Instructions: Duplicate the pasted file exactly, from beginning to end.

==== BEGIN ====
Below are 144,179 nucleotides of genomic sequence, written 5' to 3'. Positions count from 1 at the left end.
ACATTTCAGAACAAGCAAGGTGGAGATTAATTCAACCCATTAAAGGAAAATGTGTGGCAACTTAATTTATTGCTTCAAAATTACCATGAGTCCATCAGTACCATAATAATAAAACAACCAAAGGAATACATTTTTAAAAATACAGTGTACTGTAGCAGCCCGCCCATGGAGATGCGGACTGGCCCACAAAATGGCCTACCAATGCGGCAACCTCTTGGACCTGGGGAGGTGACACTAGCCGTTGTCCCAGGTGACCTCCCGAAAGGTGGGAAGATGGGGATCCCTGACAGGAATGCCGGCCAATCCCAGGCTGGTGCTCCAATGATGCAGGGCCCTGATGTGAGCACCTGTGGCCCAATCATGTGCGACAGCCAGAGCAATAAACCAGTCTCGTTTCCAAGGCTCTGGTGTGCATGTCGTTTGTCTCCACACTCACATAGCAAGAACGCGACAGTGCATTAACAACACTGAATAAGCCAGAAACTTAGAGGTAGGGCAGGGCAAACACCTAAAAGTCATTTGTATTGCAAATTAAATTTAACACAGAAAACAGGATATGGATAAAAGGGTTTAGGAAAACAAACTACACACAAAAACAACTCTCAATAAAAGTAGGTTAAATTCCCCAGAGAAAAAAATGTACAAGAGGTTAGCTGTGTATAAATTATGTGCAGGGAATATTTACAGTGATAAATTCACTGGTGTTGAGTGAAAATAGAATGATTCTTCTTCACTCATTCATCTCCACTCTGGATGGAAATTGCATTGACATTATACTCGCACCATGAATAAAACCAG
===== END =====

Below are 144,179 nucleotides of genomic sequence, written 5' to 3'. Positions count from 1 at the left end.
ACATTTCAGAACAAGCAAGGTGGAGATTAATTCAACCCATTAAAGGAAAATGTGTGGCAACTTAATTTATTGCTTCAAAATTACCATGAGTCCATCAGTACCATAATAATAAAACAACCAAAGGAATACATTTTTAAAAATACAGTGTACTGTAGCAGCCCGCCCATGGAGATGCGGACTGGCCCACAAAATGGCCTACCAATGCGGCAACCTCTTGGACCTGGGGAGGTGACACTAGCCGTTGTCCCAGGTGACCTCCCGAAAGGTGGGAAGATGGGGATCCCTGACAGGAATGCCGGCCAATCCCAGGCTGGTGCTCCAATGATGCAGGGCCCTGATGTGAGCACCTGTGGCCCAATCATGTGCGACAGCCAGAGCAATAAACCAGTCTCGTTTCCAAGGCTCTGGTGTGCATGTCGTTTGTCTCCACACTCACATAGCAAGAACGCGACAGTGCATTAACAACACTGAATAAGCCAGAAACTTAGAGGTAGGGCAGGGCAAACACCTAAAAGTCATTTGTATTGCAAATTAAATTTAACACAGAAAACAGGATATGGATAAAAGGGTTTAGGAAAACAAACTACACACAAAAACAACTCTCAATAAAAGTAGGTTAAATTCCCCAGAGAAAAAAATGTACAAGAGGTTAGCTGTGTATAAATTATGTGCAGGGAATATTTACAGTGATAAATTCACTGGTGTTGAGTGAAAATAGAATGATTCTTCTTCACTCATTCATCTCCACTCTGGATGGAAATTGCATTGACATTATACTCGCACCATGAATAAAACCAG